Tech stock dividends: It's a thing, now
It used to be that investors were wary of tech stocks that initiated dividends, wondering why the capital wasn't being used for capital growth. Now, this mentality is changing, with Microsoft yielding 2.7 percent and Intel paying over 3 percent.
In the past, investors have looked at tech stocks that initiate dividends suspiciously, the thought process being "what's wrong with this company that they have no ideas to use this capital for growth?"Skip to next paragraph
Joshua has been managing money for high net worth clients, charitable foundations, corporations and retirement plans for more than a decade.
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And typically, there's been a punitive effect on dividend payers in techland in the form of PE multiple compression - again, the question was "why would anyone want a value tech stock when there's so much potential growth elsewhere in the sector?"
But this has changed over the years, Microsoft is yielding 2.7% these days and Intel is paying over 3% to shareholders - this is part admission that both businesses are mature and part shareholder-friendliness. And over the last decade, the shareholder bases of these companies has changed over from growth/momentum investors to value guys. The circle of life.
Moodys looks at the relatively new phenomenon of technology stock dividends in a new report (via MarketWatch):
Dividend payments by technology companies are expected to rise 14% in 2012 from a year earlier, despite the ongoing fragile recovery, according to a recent Moody's Investors Service report.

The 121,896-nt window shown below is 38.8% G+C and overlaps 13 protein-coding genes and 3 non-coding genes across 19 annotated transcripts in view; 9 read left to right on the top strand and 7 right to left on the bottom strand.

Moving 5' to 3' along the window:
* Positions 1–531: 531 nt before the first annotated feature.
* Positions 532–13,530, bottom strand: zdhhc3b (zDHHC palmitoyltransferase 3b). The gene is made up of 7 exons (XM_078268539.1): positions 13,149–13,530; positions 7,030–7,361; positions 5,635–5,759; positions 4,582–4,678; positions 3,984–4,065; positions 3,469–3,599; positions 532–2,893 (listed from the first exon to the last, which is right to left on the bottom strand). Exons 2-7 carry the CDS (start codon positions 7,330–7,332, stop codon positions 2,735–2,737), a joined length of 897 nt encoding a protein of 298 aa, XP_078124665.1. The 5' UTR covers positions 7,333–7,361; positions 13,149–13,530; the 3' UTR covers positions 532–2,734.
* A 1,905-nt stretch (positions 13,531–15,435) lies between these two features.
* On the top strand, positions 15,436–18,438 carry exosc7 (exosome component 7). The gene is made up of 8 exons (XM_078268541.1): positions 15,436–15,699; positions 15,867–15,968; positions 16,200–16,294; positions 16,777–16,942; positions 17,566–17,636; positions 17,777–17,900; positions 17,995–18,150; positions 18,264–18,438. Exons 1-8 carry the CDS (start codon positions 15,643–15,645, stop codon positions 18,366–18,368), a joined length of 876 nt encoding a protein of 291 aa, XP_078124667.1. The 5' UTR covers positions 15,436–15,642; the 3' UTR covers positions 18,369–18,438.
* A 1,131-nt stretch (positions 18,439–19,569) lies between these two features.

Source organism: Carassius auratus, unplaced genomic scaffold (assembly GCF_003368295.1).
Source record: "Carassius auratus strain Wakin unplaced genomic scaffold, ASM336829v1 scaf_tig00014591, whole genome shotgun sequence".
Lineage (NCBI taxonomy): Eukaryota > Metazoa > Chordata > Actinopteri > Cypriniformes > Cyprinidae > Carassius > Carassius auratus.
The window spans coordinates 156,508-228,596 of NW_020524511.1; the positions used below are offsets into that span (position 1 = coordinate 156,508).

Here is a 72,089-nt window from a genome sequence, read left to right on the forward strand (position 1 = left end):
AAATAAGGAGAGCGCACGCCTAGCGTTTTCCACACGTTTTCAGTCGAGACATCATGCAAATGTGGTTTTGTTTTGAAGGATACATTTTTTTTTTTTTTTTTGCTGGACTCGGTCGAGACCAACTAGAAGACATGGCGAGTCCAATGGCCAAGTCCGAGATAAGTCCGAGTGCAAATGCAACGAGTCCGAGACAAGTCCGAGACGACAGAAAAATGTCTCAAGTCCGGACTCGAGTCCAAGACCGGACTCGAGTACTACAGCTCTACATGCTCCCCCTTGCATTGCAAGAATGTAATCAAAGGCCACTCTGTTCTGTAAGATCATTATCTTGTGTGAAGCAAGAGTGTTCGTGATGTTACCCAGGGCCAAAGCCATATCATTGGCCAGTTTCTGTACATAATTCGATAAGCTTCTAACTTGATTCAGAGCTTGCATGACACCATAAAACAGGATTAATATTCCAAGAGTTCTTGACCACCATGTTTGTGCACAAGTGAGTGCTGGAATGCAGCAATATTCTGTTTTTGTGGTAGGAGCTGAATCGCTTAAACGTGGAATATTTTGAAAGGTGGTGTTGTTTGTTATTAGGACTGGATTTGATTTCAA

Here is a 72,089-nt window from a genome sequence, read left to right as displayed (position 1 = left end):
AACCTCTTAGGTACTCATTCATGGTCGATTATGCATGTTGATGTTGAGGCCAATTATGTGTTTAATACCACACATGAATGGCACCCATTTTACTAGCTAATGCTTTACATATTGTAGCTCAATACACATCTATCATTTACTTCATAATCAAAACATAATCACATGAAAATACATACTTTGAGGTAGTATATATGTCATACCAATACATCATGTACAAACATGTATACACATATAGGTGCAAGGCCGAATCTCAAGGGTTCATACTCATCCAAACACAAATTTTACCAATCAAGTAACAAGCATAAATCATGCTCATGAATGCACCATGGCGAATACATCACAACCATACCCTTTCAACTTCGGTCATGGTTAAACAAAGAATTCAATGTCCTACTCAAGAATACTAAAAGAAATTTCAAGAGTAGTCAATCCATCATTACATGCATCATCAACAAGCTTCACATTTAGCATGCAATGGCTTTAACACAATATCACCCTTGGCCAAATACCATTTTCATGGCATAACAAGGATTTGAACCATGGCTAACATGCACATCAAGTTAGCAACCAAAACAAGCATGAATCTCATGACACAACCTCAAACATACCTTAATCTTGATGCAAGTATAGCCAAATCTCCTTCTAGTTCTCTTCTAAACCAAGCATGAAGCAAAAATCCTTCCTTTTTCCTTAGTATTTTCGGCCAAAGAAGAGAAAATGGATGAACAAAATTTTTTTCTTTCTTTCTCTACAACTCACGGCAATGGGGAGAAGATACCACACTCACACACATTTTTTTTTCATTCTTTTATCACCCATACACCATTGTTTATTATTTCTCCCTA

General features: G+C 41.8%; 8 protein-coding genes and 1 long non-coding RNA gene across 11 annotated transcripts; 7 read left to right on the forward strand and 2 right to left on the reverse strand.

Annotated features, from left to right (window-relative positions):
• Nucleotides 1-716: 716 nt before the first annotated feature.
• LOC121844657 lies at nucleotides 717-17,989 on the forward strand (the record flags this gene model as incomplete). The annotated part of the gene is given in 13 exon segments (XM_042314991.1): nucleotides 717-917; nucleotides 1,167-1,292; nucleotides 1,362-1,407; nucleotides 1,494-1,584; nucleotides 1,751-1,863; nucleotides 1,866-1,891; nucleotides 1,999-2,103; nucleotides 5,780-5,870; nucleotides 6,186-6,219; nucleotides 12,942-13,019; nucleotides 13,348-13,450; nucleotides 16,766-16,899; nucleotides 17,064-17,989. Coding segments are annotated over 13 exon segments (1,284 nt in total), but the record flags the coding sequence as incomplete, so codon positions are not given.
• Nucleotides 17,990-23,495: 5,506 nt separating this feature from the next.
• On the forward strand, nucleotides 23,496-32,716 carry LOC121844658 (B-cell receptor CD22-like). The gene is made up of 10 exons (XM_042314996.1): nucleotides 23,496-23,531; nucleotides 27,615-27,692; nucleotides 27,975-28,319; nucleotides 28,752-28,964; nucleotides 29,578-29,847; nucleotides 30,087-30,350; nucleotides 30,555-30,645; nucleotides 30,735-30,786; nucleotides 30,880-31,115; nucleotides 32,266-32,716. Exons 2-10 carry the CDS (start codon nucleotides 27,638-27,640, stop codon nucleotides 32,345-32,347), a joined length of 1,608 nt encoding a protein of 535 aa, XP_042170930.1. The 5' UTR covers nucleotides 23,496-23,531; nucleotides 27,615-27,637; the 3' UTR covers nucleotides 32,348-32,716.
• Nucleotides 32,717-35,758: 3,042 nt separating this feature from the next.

Dividend payments are expected to approach $26 billion in 2012, Moody's said...
Companies that have recently shifted their stances on the issue include consumer-electronics giant Apple Inc., which in March unveiled plans for its first-ever dividend, and Marvell Technology Group, which makes chips for hard-disk drives and mobile devices, announced its first payout last month.
Moody's noted Apple will dwarf previous payouts, with a run rate dividend of nearly $10 billion expected this year, surpassing Exxon Mobil Corp.'s estimated $9 billion dividend and just behind AT&T Inc.'s $10.2 billion dividend.
The analysts note that tech dividends will still lag far behind other industry groups in the aggregate and that there will still be holdouts like Google and eBay. But the world of dividend investing has gotten a bit broader and the potential for dividend growth in the XLK names is a pretty exciting thing to think about.
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